CAB froze lands worth ?61m belonging to Jackson Way, a company at the heart of the tribunal. The land was sold for ?8m, rezoned and the value octupled.

Michael and Tom Bailey made a tax settlement of ?22m. The corporate enforcer has appplied to bar them from directing Bovale Developments.

Will it ever end?

The planning tribunal may not finish until 2020.

Erik Salholm


Well, how else would you travel?

Limo? Boring. Personal jet? Passe. Yacht? A bit 1970s. The ultimate mode of transport for the dementedly rich is the personal submarine.

The Phoenix 1000 is a 65-metre luxury submarine. Bigger inside than an average Dublin apartment, it operates at depths of up to 300 metres.

The price-tag of $78m seems reasonable when you consider that, according to its makers, US Submarines, it is the "single largest private undersea vehicle ever built", perfect for exploring the world's oceans.

For those so demented that ruling the waves like Captain Nemo is not enough, US subs can also build you an undersea "habitat", from where would-be international villains may sip cocktails and threaten the world's governments with nuclear annihilation until they are defeated by James Bond.




New poll shows support for Rossport Five

An opinion poll of residents in Co Mayo reveals continuing deep hostility towards the planned Corrib Gas terminal in Bellanaboy, where angry protestors prevented construction workers from entering the site on Tuesday 26 September.

The poll by TNS/MRBI on behalf of Nuacht RTÉ found that six out of 10 respondents said the gas terminal should be located offshore as demanded by the Shell to Sea campaign. The offshore alternative has greatest support among those under 49 years and those living in the Castlebar/ Ballinrobe/Claremorris and the Westport/Belmullet areas.

Two-thirds of those surveyed supported the stance taken by the five men from Rossport in their defiance of a court order in relation to the Corrib Gas pipeline.

Almost four out of every five adults in Co Mayo felt Shell E&P Ireland handled the situation in relation to the Rossport Five badly, according to the poll.

The company is due in the High Court on 28 September, where a fresh effort to resolve oustanding issues with local residents will be made.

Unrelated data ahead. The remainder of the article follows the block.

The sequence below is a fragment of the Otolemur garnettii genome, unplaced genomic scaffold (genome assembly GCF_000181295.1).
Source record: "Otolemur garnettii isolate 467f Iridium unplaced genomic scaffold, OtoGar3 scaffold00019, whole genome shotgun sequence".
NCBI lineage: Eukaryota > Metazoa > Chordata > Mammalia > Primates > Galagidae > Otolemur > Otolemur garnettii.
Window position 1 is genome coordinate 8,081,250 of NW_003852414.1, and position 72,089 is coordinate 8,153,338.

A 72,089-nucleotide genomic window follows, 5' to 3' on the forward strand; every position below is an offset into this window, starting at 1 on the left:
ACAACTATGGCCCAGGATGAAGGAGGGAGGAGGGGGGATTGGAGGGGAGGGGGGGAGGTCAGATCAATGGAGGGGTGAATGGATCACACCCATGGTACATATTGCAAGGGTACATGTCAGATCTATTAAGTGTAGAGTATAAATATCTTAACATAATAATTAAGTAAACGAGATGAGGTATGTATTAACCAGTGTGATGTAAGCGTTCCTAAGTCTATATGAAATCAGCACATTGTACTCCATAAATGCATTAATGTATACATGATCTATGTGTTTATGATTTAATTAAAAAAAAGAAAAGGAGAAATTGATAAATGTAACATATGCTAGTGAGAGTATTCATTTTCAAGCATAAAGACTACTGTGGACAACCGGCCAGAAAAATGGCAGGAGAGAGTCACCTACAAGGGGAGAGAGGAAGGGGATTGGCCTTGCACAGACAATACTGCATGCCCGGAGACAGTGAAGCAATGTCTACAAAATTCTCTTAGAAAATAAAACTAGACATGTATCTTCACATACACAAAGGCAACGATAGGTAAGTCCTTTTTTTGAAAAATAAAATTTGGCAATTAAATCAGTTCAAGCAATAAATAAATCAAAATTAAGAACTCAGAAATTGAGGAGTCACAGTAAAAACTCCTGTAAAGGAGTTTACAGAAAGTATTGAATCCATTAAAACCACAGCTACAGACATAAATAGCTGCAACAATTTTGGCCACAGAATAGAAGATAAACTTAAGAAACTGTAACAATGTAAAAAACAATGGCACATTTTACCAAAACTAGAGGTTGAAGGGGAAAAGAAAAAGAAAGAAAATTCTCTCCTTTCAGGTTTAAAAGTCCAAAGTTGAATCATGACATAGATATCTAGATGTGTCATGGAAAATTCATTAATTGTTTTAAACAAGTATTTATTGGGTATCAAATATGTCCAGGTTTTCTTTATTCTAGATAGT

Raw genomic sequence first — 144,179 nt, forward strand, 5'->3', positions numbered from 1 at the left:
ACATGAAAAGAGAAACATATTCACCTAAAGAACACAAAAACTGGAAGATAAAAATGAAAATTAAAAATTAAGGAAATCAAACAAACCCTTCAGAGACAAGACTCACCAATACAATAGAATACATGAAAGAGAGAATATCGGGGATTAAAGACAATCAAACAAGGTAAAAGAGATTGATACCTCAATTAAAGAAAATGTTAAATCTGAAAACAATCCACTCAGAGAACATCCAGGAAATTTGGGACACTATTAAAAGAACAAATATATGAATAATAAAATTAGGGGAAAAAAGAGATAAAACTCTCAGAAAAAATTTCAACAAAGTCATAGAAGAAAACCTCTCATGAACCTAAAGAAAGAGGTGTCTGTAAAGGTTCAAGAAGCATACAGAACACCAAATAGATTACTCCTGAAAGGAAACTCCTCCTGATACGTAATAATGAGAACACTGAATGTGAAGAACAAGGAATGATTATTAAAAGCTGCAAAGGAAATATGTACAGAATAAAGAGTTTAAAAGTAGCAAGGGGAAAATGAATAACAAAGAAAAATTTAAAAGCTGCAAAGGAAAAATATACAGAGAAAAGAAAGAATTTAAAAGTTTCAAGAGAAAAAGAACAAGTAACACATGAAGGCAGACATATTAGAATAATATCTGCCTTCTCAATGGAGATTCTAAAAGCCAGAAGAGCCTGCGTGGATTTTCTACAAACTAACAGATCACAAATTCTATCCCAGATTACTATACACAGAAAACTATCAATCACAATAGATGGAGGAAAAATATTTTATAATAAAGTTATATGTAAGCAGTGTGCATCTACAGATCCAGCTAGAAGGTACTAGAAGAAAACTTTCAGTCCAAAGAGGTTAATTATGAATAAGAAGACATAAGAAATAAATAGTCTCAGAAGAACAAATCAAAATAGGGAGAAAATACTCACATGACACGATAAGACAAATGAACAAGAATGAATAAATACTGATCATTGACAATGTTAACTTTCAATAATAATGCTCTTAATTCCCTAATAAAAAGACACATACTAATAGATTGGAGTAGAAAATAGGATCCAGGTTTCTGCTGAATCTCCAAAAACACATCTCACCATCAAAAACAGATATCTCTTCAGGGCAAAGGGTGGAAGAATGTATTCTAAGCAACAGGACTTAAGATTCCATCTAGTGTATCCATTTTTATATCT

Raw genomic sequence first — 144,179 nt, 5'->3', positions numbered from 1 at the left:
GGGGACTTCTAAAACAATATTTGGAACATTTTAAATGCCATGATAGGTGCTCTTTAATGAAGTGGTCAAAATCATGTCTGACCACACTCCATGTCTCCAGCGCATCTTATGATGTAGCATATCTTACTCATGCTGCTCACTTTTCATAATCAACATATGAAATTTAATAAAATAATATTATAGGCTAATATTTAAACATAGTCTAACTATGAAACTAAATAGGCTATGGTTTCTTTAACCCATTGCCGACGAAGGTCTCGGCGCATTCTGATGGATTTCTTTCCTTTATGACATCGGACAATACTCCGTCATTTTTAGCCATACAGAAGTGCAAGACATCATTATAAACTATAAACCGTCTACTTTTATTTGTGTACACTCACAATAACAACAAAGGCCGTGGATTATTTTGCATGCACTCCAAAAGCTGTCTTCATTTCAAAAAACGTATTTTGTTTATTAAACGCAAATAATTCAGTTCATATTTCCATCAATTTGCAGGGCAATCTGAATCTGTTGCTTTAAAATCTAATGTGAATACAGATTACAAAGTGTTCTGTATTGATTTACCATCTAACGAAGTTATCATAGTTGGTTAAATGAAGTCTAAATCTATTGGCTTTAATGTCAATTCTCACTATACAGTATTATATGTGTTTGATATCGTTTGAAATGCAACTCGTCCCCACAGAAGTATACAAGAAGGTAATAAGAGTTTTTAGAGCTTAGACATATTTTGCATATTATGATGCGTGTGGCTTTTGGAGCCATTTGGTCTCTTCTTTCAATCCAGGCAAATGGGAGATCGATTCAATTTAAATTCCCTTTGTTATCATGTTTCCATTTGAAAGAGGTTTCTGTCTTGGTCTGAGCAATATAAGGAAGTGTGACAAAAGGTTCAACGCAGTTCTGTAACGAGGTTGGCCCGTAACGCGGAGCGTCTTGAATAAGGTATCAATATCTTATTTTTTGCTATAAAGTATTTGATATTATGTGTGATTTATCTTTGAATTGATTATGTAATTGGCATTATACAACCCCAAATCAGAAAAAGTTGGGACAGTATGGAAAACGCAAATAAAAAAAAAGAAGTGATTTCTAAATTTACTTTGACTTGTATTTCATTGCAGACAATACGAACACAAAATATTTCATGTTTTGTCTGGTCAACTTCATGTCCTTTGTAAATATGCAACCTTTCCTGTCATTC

The spirit of Michael Collins

Michael Collins is not dead, it seems. According to a US drinks company "his heroic spirit lives on in Michael Collins Whiskey".

After reading a biography of the famous republican, the late Sidney Frank "felt it was only fitting to create an Irish whiskey named for the legend".

This may explain the involvement of Tim Pat Coogan, biographer of the 'big fella', who helped Sidney Frank Importing Co "establish the authenticity behind the brand and name".

Apparently the rebellious tipple has been going down smoothly in the US and now an Irish importer, Brinkman Beverages, intends to take on the Irish market.

ERIK Salholm


WAG-gate: Tiger and the Dubliner

It was an article penned by an intern at the last minute that has threatened the fragile existence of the Dubliner magazine.

Its home in the magazine is the "Village People" feature written under the pseudonym "Lou Slips", often written by interns and any staff around at the last minute.

Trevor White (pictured) signed off on this page, but didn't notice anything amiss – such as that Tiger Woods' wife, Elin Nordegren, had not in fact posed for porn websites or that the photo accompanying this claim was of a different woman.

The Dubliner is due to enter profitability for the first time this year (pending large legal bills, which may not materialise), largely thanks to the success of its spin-off restaurant guide. The magazine itself sells 3,000 or so copies at cover price, the rest being distributed at a discount or free (including a batch to Mountjoy prison).

The Dubliner's October issue is out on 29 September. In a circular email, Trevor White noted that he was "confident that it will be largely ignored by the world's media, which is really exciting".



Ryanair's wheelchair mix-up

Ryanair has apologised to a 72-year-old woman who was refused a wheelchair boarding a Ryanair flight, despite having a hip injury.

Maureen Barry had to be helped onto her flight from Pisa to Dublin on Friday 15 September by other passengers. As they helped her, they spotted an empty wheelchair sitting on the runway.

Maureen Barry had suffered a spinal and hip injury while on holiday in Italy. The injury left her unable to walk or stand unsupported and with no feeling in her right hip.

She was told at Pisa airport that wheelchairs needed to be booked 24 hours in advance, as a result of Ryanair head-office policy. According to Maureen Barry's son, Damien de Barra, a Ryanair staff member at Pisa asked the captain on the flight if an exception could be made. The captain refused.

Ryanair charges every passenger an "insurance and wheelchair levy" of ?5.54. According to the "Special Needs" section on the company's website,, a wheelchair and assistance can be supplied to passengers free of charge, and must be booked through the "local reservation centre" on the day of booking. We contacted the local reservation centre in Italy, who confirmed that wheelchairs could not be booked for the same day and had to be booked at least 24 hours in advance.

Damien de Barra said he had written to Michael O'Leary to complain and had yet to receive a response.

Peter Sherrard, head of communications for Ryanair, said the handling agents in Pisa "should have readily been able to provide [Maureen Barry] with the assistance sought". He said he had spoken to the handling agents in Pisa "to ensure that this does not happen again" and apologised to Maureen Barry.